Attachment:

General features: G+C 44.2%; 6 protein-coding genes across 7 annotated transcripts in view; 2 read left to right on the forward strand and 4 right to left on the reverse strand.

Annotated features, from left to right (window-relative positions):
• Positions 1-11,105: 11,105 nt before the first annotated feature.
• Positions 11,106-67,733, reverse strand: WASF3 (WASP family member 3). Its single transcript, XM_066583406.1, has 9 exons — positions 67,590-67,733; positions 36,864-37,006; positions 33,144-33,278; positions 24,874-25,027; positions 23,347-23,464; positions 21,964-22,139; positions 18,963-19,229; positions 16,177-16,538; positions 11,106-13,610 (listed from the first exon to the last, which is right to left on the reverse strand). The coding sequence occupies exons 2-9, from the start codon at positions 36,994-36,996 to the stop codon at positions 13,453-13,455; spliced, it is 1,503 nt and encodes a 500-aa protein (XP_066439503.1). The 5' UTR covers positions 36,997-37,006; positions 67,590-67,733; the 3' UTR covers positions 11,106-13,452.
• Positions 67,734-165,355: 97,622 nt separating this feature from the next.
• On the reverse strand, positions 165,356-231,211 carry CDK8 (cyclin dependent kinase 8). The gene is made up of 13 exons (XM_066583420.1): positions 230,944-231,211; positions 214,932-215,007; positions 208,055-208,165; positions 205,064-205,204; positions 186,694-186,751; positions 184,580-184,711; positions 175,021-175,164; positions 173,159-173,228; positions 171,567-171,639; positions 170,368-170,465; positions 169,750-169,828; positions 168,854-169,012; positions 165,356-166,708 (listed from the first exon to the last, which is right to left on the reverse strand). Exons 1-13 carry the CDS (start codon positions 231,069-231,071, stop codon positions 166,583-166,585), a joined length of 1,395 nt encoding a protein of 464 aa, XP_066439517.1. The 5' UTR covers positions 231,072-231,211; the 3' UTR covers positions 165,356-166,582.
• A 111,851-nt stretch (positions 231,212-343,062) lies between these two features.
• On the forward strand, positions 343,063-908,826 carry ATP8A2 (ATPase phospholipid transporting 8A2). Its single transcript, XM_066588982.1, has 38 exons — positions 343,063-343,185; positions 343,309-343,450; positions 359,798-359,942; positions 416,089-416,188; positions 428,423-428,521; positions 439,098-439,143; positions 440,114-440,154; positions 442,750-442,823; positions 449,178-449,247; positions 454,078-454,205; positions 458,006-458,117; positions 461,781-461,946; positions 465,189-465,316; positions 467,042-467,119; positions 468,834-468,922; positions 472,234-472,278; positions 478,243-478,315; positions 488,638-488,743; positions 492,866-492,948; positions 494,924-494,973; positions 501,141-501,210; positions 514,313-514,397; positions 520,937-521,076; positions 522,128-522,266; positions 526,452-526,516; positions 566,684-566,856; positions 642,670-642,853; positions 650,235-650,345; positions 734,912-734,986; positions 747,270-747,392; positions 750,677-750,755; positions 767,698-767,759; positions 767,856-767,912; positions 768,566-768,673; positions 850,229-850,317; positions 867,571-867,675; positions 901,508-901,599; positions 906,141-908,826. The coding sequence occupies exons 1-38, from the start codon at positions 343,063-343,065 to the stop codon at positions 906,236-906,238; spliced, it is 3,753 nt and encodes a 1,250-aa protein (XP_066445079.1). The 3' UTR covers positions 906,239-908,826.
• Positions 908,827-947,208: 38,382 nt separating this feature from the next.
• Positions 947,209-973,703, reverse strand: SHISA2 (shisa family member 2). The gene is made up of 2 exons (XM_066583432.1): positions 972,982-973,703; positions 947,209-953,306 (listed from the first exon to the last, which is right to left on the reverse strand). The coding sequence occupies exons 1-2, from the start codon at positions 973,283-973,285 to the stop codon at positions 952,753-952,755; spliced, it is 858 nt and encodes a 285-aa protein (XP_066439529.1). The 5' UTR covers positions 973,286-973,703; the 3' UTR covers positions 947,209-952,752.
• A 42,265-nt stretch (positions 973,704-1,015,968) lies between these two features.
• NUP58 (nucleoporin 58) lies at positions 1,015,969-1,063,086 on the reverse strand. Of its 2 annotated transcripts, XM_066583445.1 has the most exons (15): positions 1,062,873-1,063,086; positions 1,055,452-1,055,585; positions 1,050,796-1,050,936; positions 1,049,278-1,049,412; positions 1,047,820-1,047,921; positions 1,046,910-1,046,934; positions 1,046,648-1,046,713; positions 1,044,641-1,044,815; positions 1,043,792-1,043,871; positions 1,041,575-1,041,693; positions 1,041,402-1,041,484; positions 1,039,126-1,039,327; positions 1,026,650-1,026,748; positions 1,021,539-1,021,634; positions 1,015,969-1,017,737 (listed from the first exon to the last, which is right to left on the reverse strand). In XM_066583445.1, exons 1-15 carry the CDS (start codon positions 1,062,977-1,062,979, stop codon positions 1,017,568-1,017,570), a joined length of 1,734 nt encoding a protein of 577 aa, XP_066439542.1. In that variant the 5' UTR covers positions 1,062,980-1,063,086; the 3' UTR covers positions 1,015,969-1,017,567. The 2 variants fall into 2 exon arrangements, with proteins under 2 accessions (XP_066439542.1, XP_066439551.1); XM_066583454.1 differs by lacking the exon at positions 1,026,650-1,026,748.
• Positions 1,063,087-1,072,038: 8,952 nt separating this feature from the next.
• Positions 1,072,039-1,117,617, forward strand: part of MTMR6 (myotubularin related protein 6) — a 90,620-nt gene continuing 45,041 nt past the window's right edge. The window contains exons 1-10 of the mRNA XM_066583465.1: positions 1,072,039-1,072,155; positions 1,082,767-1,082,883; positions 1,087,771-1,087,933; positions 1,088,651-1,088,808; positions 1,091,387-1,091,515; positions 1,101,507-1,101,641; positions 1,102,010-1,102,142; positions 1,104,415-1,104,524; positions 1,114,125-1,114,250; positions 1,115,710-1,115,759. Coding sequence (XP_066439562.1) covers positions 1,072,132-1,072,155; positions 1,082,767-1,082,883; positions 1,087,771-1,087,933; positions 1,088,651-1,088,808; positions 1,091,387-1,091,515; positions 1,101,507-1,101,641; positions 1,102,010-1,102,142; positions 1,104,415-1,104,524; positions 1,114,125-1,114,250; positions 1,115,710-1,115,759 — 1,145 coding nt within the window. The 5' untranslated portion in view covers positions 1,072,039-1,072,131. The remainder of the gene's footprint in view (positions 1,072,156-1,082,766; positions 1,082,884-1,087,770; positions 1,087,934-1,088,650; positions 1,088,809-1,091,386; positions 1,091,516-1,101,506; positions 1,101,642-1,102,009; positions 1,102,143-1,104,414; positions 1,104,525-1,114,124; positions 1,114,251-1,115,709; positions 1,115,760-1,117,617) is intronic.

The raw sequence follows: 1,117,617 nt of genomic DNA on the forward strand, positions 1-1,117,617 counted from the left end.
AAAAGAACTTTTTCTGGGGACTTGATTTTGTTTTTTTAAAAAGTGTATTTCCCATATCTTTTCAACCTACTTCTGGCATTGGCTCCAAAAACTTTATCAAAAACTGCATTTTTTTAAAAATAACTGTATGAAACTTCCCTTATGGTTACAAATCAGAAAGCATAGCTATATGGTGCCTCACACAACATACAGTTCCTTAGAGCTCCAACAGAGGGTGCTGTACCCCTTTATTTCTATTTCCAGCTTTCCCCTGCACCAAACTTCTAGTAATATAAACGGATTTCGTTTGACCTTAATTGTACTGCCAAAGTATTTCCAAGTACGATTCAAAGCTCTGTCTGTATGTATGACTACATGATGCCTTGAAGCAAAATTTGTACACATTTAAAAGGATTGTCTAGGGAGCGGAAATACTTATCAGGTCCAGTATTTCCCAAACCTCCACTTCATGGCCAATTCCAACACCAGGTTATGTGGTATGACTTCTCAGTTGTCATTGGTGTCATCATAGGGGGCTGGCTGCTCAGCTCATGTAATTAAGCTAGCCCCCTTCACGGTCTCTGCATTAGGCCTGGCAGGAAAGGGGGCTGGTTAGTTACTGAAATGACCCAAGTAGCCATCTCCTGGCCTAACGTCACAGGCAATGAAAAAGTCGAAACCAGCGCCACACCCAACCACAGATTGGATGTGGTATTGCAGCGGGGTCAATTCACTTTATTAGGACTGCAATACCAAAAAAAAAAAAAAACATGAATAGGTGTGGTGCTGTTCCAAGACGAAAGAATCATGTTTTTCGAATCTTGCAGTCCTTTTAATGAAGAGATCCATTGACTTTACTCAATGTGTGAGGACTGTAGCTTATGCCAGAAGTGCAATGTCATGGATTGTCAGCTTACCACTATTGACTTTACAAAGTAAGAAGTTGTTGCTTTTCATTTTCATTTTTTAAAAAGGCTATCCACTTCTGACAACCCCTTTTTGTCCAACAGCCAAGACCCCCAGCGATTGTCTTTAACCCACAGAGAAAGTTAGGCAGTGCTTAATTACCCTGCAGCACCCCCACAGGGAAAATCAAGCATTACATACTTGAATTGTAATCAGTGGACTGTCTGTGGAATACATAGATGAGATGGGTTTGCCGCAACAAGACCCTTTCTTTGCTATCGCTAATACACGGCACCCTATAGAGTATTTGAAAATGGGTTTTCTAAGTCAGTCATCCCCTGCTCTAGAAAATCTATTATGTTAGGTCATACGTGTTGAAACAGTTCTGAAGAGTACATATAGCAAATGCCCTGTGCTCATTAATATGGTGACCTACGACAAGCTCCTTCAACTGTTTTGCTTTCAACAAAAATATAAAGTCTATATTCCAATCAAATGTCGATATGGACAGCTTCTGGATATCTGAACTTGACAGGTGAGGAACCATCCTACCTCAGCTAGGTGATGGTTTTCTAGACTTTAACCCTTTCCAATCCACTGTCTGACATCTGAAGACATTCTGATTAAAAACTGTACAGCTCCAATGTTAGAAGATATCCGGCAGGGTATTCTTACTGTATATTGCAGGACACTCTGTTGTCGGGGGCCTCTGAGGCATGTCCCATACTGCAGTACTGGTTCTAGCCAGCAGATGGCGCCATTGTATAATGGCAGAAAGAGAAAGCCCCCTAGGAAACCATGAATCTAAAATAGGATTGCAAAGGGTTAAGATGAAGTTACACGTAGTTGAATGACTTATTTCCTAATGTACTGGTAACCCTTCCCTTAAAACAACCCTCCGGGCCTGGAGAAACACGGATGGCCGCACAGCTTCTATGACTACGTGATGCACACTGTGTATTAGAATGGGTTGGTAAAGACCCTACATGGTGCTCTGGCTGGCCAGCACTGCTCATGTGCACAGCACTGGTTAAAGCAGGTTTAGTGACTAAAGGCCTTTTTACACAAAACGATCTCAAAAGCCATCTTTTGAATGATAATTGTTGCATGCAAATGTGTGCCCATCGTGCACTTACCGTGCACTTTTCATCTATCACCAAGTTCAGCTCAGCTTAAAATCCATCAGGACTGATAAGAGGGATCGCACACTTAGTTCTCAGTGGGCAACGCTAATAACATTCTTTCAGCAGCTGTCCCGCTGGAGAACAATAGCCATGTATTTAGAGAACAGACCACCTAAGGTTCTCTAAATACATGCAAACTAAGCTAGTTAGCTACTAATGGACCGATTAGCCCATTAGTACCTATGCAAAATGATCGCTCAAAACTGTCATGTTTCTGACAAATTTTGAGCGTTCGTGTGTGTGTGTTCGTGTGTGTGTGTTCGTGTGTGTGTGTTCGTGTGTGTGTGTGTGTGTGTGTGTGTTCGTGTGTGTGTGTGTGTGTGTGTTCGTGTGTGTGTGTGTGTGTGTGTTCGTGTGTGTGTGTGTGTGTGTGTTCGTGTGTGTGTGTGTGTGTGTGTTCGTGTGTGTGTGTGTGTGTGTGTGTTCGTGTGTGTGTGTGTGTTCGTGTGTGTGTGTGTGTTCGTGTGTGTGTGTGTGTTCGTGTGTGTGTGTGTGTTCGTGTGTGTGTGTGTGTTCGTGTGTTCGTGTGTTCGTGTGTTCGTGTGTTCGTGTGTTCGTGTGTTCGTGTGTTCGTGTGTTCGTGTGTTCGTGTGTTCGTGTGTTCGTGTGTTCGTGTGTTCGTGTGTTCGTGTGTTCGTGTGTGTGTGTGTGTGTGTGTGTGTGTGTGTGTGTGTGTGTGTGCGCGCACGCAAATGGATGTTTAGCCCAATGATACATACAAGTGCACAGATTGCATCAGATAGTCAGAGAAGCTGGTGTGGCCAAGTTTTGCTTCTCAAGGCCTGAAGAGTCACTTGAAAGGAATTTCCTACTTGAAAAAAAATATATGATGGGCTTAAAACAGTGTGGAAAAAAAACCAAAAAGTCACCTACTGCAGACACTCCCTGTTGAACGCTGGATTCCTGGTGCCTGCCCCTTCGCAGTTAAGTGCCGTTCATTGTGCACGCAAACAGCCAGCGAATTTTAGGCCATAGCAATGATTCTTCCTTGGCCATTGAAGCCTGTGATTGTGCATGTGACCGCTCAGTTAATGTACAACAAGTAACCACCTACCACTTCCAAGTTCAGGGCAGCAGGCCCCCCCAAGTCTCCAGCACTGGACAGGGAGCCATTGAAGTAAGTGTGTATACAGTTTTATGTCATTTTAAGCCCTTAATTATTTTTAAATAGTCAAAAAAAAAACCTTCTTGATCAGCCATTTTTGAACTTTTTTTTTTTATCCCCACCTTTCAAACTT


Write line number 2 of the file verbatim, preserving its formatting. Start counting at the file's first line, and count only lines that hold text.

Annotated features, from left to right (window-relative positions):